How to keep stuff from overtaking your home
I am by no means an expert in minimalism. In fact, I default toward packrat. I’m pretty good at seeing the potential in things and I can always convince myself that there’s a really creative use for whatever stuff is taking up space in the back of the closet. But I’ve learned that for the most part, this tendency just adds extra stress to my life. What I really want is a calm and clutter free home that I don’t have to constantly clean and reorganize. So there are a few things I’ve learned that can help a packrat like me live a more minimal life.
Give your stuff physical boundaries
Anytime I find it difficult to find the space to keep my stuff, I know it’s time to purge. It’s natural to think that you just need to get more containers and boxes and storage units to hold your stuff, but in my small house I don’t have the space for those things either! So rather than try to squeeze things into the space I don’t really have, I find it’s useful to decide on the space I have first, and start filling it from there. I make sure I include the best/most useful items first and anything that doesn’t fit when I run out of space gets kicked out of the house.
One example where this has really been useful is with kid’s toys. We recently started to feel like Charlie’s toys were taking over the living room. So we gave them some boundaries. He can have the amount of toys it takes to fill one drawer in our console cabinet, the shelves on a small bookcase, and a couple of cubbies in my desk. Everything else had to go! My living room is now able to be used by adults and Charlie hasn’t missed any of his old toys!
Find a worthy cause to take your stuff
One of the hardest things about getting rid of excess stuff is getting over the feeling that you’re “wasting” it. Especially if it’s something that is perfectly useful and sometimes barely used! I’ve found that it really helps when you have a plan to give that stuff to a person, cause, or organization that will appreciate it much more than you ever did. Goodwill is always an option, but if you look a little harder most communities have ways to make donations that will go directly to people in need. For example, a homeless shelter can always use good clothing, coats, blankets, and shoes to give to the people it serves. Our town has a ministry that helps refugees set up house in their new country. These people sometimes come into our country with nothing, so donations of furniture, household and kitchen items, and bedding can go a long way to help these people get settled and comfortable. A crisis pregnancy center could make good use of all your old baby gear. Getting rid of that perfectly good set of pots and pans feels a lot better if you know it will be used by someone who really needs it.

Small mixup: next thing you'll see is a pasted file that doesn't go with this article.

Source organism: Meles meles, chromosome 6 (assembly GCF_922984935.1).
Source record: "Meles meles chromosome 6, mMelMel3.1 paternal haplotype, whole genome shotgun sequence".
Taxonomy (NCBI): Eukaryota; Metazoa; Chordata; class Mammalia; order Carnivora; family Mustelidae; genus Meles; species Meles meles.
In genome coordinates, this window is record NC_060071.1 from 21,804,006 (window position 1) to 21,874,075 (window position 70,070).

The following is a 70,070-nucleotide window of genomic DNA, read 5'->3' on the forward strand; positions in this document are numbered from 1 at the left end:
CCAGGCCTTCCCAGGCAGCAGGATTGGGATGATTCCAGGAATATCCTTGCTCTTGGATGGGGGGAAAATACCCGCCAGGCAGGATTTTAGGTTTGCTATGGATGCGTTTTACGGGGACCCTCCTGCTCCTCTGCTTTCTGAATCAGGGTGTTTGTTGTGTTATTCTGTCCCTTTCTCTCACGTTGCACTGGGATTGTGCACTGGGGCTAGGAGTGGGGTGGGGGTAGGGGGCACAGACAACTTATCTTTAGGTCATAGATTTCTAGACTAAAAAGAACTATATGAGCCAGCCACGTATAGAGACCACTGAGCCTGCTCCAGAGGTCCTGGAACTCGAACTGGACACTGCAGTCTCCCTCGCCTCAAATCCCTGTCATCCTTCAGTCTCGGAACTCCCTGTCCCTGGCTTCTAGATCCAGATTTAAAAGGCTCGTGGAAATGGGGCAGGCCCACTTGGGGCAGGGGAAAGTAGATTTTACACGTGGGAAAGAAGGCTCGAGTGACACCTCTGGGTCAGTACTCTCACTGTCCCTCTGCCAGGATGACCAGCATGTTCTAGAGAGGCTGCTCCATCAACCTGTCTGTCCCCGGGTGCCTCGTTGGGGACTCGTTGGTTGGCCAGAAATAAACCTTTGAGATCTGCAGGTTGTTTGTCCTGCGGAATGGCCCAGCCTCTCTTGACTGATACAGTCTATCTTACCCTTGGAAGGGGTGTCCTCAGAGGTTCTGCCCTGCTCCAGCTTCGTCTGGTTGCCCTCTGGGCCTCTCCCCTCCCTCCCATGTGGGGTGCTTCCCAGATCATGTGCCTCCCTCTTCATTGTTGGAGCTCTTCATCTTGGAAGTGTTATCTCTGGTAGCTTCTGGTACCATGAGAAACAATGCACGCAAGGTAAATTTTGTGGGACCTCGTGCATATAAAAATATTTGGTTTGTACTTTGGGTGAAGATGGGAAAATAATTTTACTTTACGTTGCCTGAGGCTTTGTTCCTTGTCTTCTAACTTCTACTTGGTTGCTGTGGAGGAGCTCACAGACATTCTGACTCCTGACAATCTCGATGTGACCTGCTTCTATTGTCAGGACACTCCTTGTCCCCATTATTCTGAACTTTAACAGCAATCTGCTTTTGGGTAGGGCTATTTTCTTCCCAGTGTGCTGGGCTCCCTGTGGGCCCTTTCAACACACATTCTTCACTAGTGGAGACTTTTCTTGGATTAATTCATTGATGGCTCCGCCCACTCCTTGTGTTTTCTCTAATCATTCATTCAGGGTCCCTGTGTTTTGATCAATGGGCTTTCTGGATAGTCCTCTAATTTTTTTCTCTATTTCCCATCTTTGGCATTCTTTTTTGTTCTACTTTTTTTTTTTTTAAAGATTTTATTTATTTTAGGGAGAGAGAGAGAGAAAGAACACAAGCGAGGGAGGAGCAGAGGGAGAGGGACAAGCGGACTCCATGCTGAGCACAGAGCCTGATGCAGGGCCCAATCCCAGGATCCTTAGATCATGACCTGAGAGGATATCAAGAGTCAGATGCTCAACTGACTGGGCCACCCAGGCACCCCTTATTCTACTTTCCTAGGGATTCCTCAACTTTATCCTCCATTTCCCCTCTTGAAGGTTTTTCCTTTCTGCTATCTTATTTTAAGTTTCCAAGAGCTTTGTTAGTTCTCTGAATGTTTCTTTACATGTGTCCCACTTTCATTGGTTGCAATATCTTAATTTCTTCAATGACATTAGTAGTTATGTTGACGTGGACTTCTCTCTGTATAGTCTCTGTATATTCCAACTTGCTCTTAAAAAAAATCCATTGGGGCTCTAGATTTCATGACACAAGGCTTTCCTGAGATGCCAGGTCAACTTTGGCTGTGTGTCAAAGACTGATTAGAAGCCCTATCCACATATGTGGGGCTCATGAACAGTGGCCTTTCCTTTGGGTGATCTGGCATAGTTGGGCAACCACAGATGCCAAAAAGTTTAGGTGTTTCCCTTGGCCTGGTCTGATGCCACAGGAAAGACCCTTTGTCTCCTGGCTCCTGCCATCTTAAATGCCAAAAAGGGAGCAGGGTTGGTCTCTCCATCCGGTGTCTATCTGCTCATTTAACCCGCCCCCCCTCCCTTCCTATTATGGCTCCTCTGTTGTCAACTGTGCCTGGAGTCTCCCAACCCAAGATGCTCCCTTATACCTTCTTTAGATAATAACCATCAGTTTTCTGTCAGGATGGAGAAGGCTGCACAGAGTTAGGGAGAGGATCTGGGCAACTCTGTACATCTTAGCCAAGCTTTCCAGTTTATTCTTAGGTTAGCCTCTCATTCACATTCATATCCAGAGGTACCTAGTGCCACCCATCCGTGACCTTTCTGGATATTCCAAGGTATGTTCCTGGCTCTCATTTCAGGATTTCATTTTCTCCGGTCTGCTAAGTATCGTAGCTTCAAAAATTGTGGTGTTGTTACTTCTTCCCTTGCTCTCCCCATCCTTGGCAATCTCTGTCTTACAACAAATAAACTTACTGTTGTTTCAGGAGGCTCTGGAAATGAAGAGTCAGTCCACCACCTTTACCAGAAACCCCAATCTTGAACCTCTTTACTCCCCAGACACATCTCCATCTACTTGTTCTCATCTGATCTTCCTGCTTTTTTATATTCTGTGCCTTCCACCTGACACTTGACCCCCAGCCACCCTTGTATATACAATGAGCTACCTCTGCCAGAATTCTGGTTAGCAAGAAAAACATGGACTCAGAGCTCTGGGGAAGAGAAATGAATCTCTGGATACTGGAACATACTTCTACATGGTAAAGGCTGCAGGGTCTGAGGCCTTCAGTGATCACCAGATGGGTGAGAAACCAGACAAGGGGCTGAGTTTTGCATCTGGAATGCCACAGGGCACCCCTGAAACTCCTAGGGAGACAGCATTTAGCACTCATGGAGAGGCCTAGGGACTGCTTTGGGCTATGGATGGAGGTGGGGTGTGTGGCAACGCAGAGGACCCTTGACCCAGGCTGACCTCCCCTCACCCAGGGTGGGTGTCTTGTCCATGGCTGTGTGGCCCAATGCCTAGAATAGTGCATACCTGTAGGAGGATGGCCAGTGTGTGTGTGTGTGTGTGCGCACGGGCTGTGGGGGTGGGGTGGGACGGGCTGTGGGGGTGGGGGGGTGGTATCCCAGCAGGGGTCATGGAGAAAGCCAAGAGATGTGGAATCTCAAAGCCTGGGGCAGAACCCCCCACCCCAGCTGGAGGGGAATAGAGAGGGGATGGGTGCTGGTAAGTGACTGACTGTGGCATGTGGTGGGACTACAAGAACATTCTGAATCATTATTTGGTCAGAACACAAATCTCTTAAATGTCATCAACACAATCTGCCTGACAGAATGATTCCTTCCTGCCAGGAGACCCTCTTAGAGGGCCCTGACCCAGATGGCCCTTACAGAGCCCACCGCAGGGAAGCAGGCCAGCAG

Be honest with yourself before you start purging.
I find this tip to be most helpful when dealing with my closet. Even though I may have good intentions to mend that hole in that shirt I wore once, or make some simple alterations to make that cute dress actually fit, the truth is that I will never actually get around to doing those things. So before diving in and trying to decide what should stay and what should go, I find it’s good to think about the reality of my life. I’m not going to do any sewing. If something is uncomfortable, I won’t wear it, even if it is super cute. And if something doesn’t fit, chances are neither I or the clothes are going to magically morph size or shape. When I have some guidelines in mind it’s a lot easier to be ruthless when getting rid of things that are just taking up space.
I’m pretty sure I will foreverandalways have more stuff in my house than is necessary or useful, but I feel like over time I’ve slowly but surely started to open up the space in our home by following these guidelines. I might need to work a bit faster in the next few months though. We have to make room for a whole new person!